Can You Overdose On Methamphetamine

Methamphetamine is a very addictive and powerful stimulant drug, increasing activity in parts of the brain and central nervous system. There are two kinds of methamphetamines: prescription and illicit forms of the drug. For example, Desoxyn, prescription medication can be prescribed to treat ADHD and obesity; however, it is not commonly used. Another form of methamphetamine is “meth” or “crystal meth.” These are illicit, synthetic forms of the drug that are widely abused today. 

Can You Overdose On Methamphetamine

Methamphetamine Overdose Crisis Over The Country

Over the last several years, the opioid epidemic has been the primary focus in this country. In the meanwhile, methamphetamine use and abuse have become a crisis and have nearly reached epidemic levels. You absolutely can overdose on methamphetamine, and overdose deaths are rapidly rising in this country. Overdose from methamphetamine use is a leading cause of drug overdoses in the US.

Sixty-seven thousand three hundred sixty-seven lives were lost in 2018 from methamphetamine. If you ever want to ask yourself “can I overdose from this drug” just assume the answer is always yes, maybe it will help you put the drug down, do you really want to go down that road? It will ruin your life, relationships, and your finances. You could also die from these drugs. 

More About Methamphetamine Overdose

Most methamphetamine-related deaths are a result of heatstroke, according to the University of Arizona. When the body suffers from heatstroke, it will cause multiple organ failures. Overdose on meth can also cause a sudden blood pressure increase which could lead to a hemorrhage. Meth also has several added dangerous chemicals in it, which could lead to poisoning. Methamphetamine is a dangerous drug. If you suspect someone may be experiencing an overdose, call 911 immediately.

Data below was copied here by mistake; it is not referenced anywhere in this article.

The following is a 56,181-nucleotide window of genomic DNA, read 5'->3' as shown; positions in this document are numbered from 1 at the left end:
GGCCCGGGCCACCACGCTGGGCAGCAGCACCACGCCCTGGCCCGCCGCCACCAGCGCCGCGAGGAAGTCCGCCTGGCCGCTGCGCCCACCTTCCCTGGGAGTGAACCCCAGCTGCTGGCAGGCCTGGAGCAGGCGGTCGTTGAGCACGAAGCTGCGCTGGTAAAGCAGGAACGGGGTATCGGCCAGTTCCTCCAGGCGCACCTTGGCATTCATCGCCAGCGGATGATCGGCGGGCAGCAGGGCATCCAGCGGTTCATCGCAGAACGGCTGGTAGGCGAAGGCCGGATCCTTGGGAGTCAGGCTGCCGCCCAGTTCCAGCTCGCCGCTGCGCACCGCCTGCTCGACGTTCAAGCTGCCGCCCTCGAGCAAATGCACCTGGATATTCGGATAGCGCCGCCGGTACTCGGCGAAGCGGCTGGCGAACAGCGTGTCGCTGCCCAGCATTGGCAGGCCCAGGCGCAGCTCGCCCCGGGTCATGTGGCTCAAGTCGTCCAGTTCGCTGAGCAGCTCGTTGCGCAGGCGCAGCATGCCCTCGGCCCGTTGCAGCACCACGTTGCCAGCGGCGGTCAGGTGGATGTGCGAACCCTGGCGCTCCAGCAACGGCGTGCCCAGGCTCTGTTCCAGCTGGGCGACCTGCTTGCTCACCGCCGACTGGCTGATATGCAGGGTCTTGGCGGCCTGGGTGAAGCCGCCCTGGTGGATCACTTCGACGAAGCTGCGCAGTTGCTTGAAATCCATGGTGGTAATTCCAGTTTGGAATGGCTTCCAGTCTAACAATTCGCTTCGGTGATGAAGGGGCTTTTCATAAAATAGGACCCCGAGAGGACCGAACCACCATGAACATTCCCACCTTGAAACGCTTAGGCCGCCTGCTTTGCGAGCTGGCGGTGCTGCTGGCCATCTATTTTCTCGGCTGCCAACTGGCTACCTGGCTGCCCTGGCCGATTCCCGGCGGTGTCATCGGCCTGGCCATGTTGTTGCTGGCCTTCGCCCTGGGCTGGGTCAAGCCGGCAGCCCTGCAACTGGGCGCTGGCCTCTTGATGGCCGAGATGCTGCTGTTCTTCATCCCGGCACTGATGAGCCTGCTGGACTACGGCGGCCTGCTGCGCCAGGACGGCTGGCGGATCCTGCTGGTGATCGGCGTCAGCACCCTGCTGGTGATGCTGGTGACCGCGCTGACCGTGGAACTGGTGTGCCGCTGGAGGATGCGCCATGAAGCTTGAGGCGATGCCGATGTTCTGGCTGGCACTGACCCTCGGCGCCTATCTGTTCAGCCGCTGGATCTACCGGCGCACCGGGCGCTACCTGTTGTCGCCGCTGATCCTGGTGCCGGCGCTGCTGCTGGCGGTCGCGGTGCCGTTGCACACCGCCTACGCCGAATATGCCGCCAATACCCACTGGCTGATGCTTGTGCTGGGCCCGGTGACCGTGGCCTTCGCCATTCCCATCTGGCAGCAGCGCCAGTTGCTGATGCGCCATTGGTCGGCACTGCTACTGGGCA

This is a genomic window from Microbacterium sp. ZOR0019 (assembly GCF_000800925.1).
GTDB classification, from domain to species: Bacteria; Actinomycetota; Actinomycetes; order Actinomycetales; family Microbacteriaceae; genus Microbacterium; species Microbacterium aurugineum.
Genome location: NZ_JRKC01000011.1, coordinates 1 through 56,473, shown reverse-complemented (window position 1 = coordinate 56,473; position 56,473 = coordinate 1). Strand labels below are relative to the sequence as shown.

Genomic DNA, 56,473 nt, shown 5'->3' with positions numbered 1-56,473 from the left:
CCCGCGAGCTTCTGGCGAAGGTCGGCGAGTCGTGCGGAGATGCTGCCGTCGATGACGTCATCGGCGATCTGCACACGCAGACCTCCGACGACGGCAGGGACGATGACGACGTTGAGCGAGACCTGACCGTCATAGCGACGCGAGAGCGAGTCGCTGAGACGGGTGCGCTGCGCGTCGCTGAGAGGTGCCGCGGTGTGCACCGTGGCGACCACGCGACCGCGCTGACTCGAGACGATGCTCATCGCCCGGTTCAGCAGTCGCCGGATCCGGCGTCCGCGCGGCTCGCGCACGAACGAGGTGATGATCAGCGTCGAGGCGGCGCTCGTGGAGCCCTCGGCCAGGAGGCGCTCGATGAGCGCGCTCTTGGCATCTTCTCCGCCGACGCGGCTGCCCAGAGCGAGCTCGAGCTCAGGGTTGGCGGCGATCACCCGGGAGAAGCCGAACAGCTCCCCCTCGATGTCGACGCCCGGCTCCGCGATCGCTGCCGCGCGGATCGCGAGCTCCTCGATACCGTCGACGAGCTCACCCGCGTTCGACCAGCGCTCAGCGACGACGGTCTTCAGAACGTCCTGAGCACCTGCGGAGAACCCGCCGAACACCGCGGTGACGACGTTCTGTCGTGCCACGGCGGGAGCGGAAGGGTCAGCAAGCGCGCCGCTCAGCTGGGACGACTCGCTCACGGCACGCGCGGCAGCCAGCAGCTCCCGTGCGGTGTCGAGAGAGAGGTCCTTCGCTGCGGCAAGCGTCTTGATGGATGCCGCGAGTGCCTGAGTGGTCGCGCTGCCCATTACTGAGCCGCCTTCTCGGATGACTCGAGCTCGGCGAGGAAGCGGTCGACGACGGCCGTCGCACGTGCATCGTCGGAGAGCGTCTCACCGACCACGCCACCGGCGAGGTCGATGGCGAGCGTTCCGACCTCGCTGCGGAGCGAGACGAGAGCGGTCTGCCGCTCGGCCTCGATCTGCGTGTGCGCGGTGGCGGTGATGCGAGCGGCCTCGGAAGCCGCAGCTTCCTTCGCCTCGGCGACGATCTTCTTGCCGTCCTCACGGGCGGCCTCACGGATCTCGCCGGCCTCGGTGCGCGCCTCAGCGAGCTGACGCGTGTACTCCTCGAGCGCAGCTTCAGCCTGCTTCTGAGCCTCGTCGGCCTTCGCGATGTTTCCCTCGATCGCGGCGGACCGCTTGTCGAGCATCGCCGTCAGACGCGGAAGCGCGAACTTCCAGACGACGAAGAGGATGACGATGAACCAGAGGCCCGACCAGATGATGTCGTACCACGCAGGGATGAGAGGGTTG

The National Institute of Health “Methamphetamine overdose deaths rise sharply nationwide” says:

Methamphetamine overdose deaths surged in eight years in the United States. The analysis revealed rapid rises across all racial and ethnic groups, but American Indians and Alaska Natives had the highest death rates overall. Deaths involving methamphetamines more than quadrupled among non-Hispanic American Indians and Alaska Natives from 2011-2018 (from 4.5 to 20.9 per 100,000 people) overall, with sharp increases for both men (from 5.6 to 26.4 per 100,000 from 2011-2018) and women (from 3.6 to 15.6 per 100,000 from 2012-2018) in that group. (NIH)

Signs And Symptoms of Methamphetamine Overdose

Meth abuse can cause a long-term buildup of the drug in the body. This buildup can cause a person to overdose even when they haven’t consumed a large amount of the drug. Some of the signs and symptoms of meth overdose can look similar to an individual being high on the drug, but there are slight differences. Some of the symptoms of methamphetamine overdose are:

  • Rapid or irregular heartbeat
  • Seizures
  • Trouble breathing 
  • Confusion or chest pain (signs of a heart attack)
  • Increased body temperature 
  • Blood pressure issues (high or low)
  • Intense stomach pain
  • Paranoia
  • Very dark urine or decreased urinary output (kidney failure)
  • Loss of consciousness 
  • Personality changes
  • Alertness changes
  • Hyper or intense aggressive behavior 

 

Overcome Methamphetamine Dependence at Evoke Wellness

Methamphetamine addiction is hard to recover from, but with readiness, willingness, and determination, recovery is possible. Begin a sober life now! Evoke Wellness assists men, women, and families throughout the United States struggling with substance abuse and searching for methamphetamine addiction treatment.

Our network of treatment centers is carefully designed to offer long-lasting solutions for addiction issues. We can help you get on the road to long-lasting recovery. So why put it off any longer? Let us help you get to feeling better and get your life back. Just contact one of our addiction specialists, who are available around the clock and will be there to help you find the best treatment programs for you or a loved one. 

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